Aldous Harding continued the theme against the red velvet backdrop invoking the show’s surreal Black Lodge.
The carnivals of SXSW theme parties and show launches normally don’t capture my attention, but there was no way I was missing Showtime’s celebration of the return of Twin Peaks. The inclusion of Voodoo Doughnuts and High Brew Coffee was a no-brainer, but Showtime really earned their keep by curating two days of music uncanny enough to earn the title “Lynchian.” L. A. Salami was onstage when I arrived, with just the right note of Benzedrine beatnik Americana. Aldous Harding continued the theme against the red velvet backdrop invoking the show’s surreal Black Lodge. The New Zealand neo-folk artist, seated in all-white and accompanied by New York’s Invisible Familiars, sang in the angelic voice that echoes the Child
Ballads, the ancient wisdom and weird darkness at the edge of what we mean when we say “folk”—not coffee shops and whimsy, but drowning damsels and murder. And when she sings those beautiful and haunting songs, her face, now and again, twitches. Then, she bares her teeth in the pretense of a smile. A shoulder joint jerks. This is folk music channeled through Twin Peaks’ diminutive Man from Another Place, though Tiny Tim might be the more immediate referent. There’s something funny in Harding, and something sinister. That her set opened with a song entitled “What If Birds Aren’t Singing, They’re Screaming?” about sums it up, and the razor-sharp performance sustained through the haunting closer “Horizon.” Completely compelling, and a perfect match for the Twin Peaks venue.
Across the river, SXSW hosts a series of free concerts open to the Austin public, typically with larger acts meant as a thank you to the city’s residents for putting up with the congestion and minor inconveniences of the festival. Thursday those shows took on something of a political tinge, with Voto Latino’s presentation of Mexican and Mexican American acts promoting the notion of music without borders. Mexico City’s Panteon Rococo opened things up on this gorgeous day with the Austin skyline as backdrop. Los Angeles provocateurs Ozomatli followed with their empowering Southern California mix of banda, cumbia, funk, reggae, and rap. Families and grandmas danced as darkness fell, and lead singer Asdrubal Sierra (rocking pretty hard for a guy in a sling) reminded everyone of the idea that this particular concert was dedicated to, that “Everyone can travel wherever they want. Everyone can express themselves. Everyone can share the beauty they have.” The core of the set consisted of newly-recorded material—classic songs from the Mexican tradition rendered as reggae. A crowd favorite by far for these Texans was the cover of Corpus Christi legend Selena’s “Como La Flor.”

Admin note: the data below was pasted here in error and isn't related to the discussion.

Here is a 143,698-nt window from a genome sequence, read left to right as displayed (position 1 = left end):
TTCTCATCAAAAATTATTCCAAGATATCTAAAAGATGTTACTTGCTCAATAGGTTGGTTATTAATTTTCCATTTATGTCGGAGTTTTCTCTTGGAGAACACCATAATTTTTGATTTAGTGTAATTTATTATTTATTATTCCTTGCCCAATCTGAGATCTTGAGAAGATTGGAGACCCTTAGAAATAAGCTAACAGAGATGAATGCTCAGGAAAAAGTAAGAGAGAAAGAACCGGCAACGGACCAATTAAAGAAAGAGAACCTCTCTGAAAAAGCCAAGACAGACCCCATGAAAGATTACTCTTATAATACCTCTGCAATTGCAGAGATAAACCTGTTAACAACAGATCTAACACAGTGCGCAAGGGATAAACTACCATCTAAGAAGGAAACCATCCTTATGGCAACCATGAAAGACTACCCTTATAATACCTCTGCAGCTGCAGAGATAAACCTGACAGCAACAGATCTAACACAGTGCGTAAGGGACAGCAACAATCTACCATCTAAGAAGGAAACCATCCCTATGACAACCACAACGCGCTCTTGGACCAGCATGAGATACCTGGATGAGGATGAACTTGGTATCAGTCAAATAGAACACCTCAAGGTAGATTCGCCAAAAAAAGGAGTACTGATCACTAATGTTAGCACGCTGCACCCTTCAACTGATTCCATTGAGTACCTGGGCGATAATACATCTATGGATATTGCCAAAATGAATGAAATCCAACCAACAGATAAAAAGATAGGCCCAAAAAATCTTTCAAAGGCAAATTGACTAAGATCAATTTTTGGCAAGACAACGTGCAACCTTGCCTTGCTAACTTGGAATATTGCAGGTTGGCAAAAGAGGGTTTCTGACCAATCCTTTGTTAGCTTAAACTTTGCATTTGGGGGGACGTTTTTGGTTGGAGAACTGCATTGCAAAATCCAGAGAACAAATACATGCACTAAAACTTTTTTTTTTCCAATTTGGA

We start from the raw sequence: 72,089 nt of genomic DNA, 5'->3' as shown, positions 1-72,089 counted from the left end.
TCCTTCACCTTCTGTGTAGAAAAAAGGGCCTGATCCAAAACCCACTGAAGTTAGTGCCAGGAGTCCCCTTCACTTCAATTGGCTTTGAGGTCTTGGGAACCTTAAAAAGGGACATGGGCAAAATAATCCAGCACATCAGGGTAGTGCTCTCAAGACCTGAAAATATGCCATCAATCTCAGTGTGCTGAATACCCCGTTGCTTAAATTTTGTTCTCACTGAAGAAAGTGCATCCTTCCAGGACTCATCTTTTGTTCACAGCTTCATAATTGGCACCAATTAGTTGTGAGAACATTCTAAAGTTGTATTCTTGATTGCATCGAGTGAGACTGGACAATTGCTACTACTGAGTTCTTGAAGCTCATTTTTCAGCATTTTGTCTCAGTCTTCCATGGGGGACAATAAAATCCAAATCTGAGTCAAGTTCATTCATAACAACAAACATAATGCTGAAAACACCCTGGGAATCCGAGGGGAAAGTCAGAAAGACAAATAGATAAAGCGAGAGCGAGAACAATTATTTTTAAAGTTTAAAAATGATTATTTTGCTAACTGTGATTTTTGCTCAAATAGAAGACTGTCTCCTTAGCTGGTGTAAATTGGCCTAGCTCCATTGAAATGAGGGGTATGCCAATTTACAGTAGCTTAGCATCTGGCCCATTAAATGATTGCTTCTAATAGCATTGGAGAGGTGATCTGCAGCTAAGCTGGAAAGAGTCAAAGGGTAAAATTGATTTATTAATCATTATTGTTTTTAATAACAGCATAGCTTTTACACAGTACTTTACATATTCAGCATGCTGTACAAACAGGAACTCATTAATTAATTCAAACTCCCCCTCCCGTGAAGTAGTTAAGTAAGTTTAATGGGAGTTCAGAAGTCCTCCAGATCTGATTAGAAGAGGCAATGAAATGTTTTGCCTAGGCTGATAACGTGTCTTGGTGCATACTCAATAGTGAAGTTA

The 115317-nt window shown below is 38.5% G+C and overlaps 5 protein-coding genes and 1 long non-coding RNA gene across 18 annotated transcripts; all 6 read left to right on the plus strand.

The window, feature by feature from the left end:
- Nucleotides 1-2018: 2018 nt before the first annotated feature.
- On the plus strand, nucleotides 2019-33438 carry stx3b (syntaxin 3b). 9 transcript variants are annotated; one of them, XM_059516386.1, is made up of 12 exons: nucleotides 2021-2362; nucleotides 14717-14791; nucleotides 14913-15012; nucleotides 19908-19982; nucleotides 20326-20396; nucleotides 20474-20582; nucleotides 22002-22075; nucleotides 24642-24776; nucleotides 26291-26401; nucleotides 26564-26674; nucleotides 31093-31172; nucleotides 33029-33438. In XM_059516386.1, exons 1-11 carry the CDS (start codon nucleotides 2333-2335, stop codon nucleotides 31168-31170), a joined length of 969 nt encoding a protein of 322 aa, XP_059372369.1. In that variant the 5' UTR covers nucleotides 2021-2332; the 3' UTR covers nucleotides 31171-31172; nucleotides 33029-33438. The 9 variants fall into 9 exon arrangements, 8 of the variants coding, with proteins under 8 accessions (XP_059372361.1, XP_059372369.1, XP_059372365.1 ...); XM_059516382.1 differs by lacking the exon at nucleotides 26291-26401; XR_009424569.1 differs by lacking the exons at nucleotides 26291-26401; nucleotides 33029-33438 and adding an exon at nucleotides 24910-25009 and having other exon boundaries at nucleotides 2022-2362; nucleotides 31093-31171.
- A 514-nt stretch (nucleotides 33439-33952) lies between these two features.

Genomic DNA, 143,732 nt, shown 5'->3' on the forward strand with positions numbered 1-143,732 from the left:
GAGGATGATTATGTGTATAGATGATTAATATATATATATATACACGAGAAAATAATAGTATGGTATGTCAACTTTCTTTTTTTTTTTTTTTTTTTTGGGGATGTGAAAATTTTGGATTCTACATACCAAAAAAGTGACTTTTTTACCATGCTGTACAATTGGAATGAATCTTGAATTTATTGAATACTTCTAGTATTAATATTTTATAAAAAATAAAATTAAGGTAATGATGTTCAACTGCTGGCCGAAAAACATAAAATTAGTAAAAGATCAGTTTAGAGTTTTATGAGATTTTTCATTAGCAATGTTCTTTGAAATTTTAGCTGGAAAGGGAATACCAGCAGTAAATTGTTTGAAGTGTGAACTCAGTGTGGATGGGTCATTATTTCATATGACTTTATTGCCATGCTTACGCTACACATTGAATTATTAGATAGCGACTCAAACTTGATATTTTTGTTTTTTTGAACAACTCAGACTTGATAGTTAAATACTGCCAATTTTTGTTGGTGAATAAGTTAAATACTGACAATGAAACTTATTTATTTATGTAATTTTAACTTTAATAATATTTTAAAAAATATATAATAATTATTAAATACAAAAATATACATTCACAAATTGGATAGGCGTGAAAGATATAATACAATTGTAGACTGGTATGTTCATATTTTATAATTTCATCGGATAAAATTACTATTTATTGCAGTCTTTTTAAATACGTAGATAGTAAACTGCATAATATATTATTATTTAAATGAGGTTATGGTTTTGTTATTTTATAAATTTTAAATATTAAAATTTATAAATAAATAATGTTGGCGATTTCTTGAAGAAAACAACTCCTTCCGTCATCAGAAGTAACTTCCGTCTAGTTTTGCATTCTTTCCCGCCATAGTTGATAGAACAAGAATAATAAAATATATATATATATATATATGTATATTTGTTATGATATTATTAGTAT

Sometimes the SXSW promotional blurb is sufficient to draw you into a show all on its own. Here’s a bit of the profile for Krakow’s Hanba! “Hanba! (‘disgrace’) is musical and literary fiction, designed to convince their audiences that punk-rock was not born in the noisy ’70s on the British Isles, but goes way back to the Second Polish Republic, a period marked by extraordinary cultural, artistic, and economic growth, but also systematic destruction of democracy, the authoritarian rule of the Sanation movement and its imperialist impulses.” Sold. These street punks are historians, and have written an entire oeuvre of songs chronicling the rise of Polish nationalism in a moment when, like most East Europeans, the Poles were pressed between the Nazis and the Soviets. How do they do it? With drum, banjo, accordion, and tuba, improbably. They write from the position of 1937, an entire concert as set piece. The only thing is, in Europe as in the United States, it doesn’t take long for it to dawn on you that their themes have a conscious, contemporary relevance. “Please don’t ask me to explain the [Polish] lyrics,” the singer said good-naturedly, “It all comes down to fuck the Nazis and all that stuff.” This was raucous material, with a thrash punk tuba take on the Internationale, and flying banjo leaps from the stage. The set was more poignant yet because we all know how the 1937 story ends and, indeed, the band finished with “The Germans Are Coming,” which might be the only performance I see this festival in which a comb is played as an air raid siren.